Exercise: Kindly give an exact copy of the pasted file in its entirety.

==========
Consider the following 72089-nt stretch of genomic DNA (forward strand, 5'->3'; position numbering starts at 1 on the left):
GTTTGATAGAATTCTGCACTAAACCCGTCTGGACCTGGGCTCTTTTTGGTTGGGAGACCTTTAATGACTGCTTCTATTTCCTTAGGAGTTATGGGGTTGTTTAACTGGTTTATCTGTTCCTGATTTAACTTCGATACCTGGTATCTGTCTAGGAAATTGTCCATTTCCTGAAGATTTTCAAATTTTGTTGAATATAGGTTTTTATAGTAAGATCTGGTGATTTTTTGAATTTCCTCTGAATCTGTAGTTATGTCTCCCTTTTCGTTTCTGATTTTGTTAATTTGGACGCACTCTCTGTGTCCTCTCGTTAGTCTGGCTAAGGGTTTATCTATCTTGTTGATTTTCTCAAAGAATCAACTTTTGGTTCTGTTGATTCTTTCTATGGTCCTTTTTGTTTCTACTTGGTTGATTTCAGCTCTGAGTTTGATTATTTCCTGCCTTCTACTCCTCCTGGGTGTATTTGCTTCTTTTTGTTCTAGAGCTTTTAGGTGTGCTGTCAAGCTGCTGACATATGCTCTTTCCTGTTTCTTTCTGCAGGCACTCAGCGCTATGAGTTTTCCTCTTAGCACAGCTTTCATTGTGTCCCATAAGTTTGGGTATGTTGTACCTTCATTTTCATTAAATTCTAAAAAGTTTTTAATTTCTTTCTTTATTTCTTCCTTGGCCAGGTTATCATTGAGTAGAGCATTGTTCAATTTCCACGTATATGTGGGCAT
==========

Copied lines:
Consider the following 72089-nt stretch of genomic DNA (forward strand, 5'->3'; position numbering starts at 1 on the left):
GTTTGATAGAATTCTGCACTAAACCCGTCTGGACCTGGGCTCTTTTTGGTTGGGAGACCTTTAATGACTGCTTCTATTTCCTTAGGAGTTATGGGGTTGTTTAACTGGTTTATCTGTTCCTGATTTAACTTCGATACCTGGTATCTGTCTAGGAAATTGTCCATTTCCTGAAGATTTTCAAATTTTGTTGAATATAGGTTTTTATAGTAAGATCTGGTGATTTTTTGAATTTCCTCTGAATCTGTAGTTATGTCTCCCTTTTCGTTTCTGATTTTGTTAATTTGGACGCACTCTCTGTGTCCTCTCGTTAGTCTGGCTAAGGGTTTATCTATCTTGTTGATTTTCTCAAAGAATCAACTTTTGGTTCTGTTGATTCTTTCTATGGTCCTTTTTGTTTCTACTTGGTTGATTTCAGCTCTGAGTTTGATTATTTCCTGCCTTCTACTCCTCCTGGGTGTATTTGCTTCTTTTTGTTCTAGAGCTTTTAGGTGTGCTGTCAAGCTGCTGACATATGCTCTTTCCTGTTTCTTTCTGCAGGCACTCAGCGCTATGAGTTTTCCTCTTAGCACAGCTTTCATTGTGTCCCATAAGTTTGGGTATGTTGTACCTTCATTTTCATTAAATTCTAAAAAGTTTTTAATTTCTTTCTTTATTTCTTCCTTGGCCAGGTTATCATTGAGTAGAGCATTGTTCAATTTCCACGTATATGTGGGCAT